I rarely fish on the weekends. Back in the day I used to do it, but as more and more people started getting boats, I simply couldn't take their obvious lack of knowledge (and courtesy). It was like watching a bunch of 15-year-olds learn to parallel park for the first time. On the one hand, it's quite a humorous thing to see, but on the other, it's darn right scary.
So what brought this subject to my frontal lobe? A new boat owner and transplant from Pennsylvania by the name of Joe Banks called me. Right up front he told me he needed help with boating, boat maintenance and all the other things needed to be a safe and courteous boat owner. How refreshing. If only more folks did this maybe I wouldn't have such a low regard for many of the boaters I see on a daily basis.
I realize that, like with most things, practice makes perfect, but when it comes to boating you at least need to know the basics first and then go from there. When someone who has never set foot on a boat in their life goes out and buys a big yacht, that person can be dangerous not only to themselves but to other boaters around them.
A perfect example of this occurred a month ago when I was with a friend of mine, and we were attempting to catch bait off a beach on Hilton Head Island. As we were slowly cruising toward a pod of bait, another boat came flying in and right then I knew I should keep a close eye on them. Sure enough, as my buddy was standing on the bow with a cast net, that same boat came straight toward us, and I could see that the gentleman at the wheel wasn't even looking in our direction. When it looked like a collision was imminent, I yelled to him. Instead of putting his boat in reverse, he panicked and floored it. I had seconds to avert a midboat collision -- so with no other choice at hand I too had to jam the throttles forward, throwing my buddy to the floor. And though I almost made it out of this guy's way, he plowed into one of our 300hp engines doing more than $3,000 in damage.
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Sadly, I see things like this happen all the time, so when I met up with Joe, I really put him through the paces.
One of the hardest aspects of boating around here is docking, due to our huge tides and strong currents. Rule No. 1 in docking is to never go faster than you want to hit something. For new boaters, I tell them that whenever possible, dock going into the current and not with the current behind you. Secondly, never -- and I mean never -- have someone standing up on the bow with the bow line like they are ready to do the long jump. All it takes is one slip of the throttle and that person goes flying and the boat runs over them. Come in slowly and, using the throttle, bump it gently in and out of gear. I guarantee your docking prowess will improve tenfold in no time.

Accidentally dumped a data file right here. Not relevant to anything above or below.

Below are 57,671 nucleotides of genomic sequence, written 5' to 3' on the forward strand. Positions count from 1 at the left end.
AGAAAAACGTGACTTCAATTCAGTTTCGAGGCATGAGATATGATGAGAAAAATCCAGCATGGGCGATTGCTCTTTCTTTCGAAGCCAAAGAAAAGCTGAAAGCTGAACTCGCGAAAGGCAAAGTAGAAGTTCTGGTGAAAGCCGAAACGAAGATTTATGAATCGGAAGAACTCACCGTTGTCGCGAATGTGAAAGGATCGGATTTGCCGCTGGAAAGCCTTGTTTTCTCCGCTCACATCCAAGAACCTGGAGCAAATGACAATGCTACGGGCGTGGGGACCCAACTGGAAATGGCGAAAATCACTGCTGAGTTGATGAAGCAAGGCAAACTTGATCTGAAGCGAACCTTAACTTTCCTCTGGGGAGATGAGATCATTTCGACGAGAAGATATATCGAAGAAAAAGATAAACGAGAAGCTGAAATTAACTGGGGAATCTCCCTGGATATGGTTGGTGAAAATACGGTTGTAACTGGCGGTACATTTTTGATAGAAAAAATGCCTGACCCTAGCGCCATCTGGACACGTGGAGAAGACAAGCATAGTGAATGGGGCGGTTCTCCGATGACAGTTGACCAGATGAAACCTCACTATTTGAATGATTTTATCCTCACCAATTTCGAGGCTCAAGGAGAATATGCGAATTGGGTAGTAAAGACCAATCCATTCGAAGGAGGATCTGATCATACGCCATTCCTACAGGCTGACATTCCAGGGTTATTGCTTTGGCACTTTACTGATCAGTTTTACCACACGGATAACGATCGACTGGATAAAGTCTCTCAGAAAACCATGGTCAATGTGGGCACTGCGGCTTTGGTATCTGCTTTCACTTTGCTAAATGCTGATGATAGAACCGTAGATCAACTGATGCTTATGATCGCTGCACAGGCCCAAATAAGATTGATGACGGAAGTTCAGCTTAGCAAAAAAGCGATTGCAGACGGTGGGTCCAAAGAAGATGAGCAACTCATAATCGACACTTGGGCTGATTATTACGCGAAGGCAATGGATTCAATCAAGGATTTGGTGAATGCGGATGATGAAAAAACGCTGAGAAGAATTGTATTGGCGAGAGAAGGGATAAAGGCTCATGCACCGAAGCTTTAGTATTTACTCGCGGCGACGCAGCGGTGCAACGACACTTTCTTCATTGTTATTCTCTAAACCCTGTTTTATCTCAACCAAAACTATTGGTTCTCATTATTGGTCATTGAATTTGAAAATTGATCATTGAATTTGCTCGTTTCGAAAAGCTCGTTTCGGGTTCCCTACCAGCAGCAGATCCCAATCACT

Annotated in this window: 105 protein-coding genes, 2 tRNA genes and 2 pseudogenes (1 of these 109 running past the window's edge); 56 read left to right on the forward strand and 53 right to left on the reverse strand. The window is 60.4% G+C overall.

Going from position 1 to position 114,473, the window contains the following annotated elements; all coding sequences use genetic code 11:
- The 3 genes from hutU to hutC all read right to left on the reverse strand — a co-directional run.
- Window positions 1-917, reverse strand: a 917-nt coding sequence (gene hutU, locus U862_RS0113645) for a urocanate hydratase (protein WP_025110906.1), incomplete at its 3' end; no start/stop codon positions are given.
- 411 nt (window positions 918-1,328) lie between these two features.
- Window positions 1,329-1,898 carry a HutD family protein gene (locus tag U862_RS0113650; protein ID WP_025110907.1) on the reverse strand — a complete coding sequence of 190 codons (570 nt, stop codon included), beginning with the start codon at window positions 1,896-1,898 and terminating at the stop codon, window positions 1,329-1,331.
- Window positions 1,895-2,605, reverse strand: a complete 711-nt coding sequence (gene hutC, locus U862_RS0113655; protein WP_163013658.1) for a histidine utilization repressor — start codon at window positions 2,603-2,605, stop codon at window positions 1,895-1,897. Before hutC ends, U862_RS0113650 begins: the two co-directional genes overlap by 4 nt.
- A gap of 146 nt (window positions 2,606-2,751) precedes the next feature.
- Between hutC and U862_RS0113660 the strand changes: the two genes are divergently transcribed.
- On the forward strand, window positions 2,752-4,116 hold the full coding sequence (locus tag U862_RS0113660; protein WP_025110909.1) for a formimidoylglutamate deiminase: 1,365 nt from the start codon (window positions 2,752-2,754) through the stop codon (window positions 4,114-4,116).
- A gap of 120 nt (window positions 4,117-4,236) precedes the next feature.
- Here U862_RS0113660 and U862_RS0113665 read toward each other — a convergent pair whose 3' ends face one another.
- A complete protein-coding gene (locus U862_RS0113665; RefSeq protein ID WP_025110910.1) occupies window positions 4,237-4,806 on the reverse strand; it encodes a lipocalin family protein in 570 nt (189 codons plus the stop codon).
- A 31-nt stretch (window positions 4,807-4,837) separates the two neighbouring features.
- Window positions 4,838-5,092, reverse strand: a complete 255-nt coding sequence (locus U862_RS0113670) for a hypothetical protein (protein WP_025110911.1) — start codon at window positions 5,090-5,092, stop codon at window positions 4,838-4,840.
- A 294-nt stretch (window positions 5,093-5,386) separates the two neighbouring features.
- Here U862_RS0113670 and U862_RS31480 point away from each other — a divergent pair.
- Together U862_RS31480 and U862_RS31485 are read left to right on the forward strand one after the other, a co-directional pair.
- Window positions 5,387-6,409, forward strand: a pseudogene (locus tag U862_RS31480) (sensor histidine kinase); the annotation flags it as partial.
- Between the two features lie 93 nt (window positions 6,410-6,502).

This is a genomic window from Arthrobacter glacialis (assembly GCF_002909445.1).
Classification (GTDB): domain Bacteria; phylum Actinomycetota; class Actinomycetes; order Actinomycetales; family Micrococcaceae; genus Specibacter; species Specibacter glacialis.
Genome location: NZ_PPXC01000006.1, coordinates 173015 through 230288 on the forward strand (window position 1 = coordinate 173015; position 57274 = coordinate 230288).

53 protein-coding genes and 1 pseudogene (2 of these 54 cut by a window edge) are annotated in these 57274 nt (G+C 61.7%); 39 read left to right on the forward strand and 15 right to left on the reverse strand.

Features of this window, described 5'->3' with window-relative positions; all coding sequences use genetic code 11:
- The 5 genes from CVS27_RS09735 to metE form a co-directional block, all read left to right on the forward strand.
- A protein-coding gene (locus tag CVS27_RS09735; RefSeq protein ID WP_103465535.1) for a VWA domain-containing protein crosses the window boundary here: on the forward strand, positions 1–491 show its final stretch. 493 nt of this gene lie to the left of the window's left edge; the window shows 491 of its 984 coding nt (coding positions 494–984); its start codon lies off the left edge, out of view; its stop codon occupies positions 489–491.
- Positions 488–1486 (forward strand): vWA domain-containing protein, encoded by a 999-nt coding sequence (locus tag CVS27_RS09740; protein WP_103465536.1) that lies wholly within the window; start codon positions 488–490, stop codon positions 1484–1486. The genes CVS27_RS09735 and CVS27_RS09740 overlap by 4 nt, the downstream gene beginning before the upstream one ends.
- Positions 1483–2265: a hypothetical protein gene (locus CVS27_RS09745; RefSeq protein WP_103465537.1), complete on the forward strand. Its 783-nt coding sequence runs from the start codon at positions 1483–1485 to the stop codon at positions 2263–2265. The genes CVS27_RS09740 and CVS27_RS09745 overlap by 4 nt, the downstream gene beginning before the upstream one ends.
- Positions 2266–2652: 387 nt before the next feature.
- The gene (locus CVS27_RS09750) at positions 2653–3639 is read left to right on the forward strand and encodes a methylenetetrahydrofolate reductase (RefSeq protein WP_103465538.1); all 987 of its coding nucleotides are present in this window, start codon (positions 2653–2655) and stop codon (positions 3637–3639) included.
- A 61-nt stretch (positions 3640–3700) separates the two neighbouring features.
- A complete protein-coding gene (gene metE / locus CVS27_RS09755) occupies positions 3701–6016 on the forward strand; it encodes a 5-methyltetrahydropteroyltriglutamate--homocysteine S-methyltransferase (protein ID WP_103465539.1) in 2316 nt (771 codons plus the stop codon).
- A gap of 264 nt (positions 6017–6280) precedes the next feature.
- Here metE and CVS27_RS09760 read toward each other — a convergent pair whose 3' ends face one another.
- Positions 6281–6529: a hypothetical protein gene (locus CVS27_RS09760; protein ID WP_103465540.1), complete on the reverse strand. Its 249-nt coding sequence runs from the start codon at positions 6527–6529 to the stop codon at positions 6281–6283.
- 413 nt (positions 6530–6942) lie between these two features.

The biggest threat is that people panic when they see they are getting ready to smash into the dock or when the tide catches them. They ram the throttles home, and that just makes matters worse. In and out of gear is the ticket -- even if you do get in trouble, the impact will be minor.
I will say this about my friend Joe, he caught on like a pro and even when I had him try backing into a slip with the tide ripping, he did it well. Once he got past the panic instinct, it all went smooth as silk.
Another mistake I see all the time is what appears to be a complete misunderstanding of what denotes a "no-wake" speed. Having a dock myself, I get to see firsthand how boats plow past at half speed, throwing up wakes large enough for people to surf on. I can't even leave my boat tied to my dock because it would get destroyed in no time. First, stay at least 100 yards away from docks. In no-wake zones, look behind your boat. If you see white water, you are going too fast. Also, if you see small boats anchored along the shoreline, and people are fishing, be courteous and slow to a crawl as you pass by them. The saying "what goes around comes around" applies to this simple act of courtesy.
Pretty soon you'll start seeing boats at the head of the May River throwing cast nets for shrimp, so don't go flying through the middle of these boats or put up big wakes because you might just cause someone to be thrown overboard.
I plan on writing more tips on safe boating and until I do, use some common sense. If you don't know the basic rules of boating, take the time to either take a safety course or hire someone to show you the ropes. It may just save your life one day.
God does not subtract from the allotted span of a man's life the hours spent in fishing. Columnist Collins Doughtie, a graphic designer by trade and fishing guide by choice, sure hopes that's true.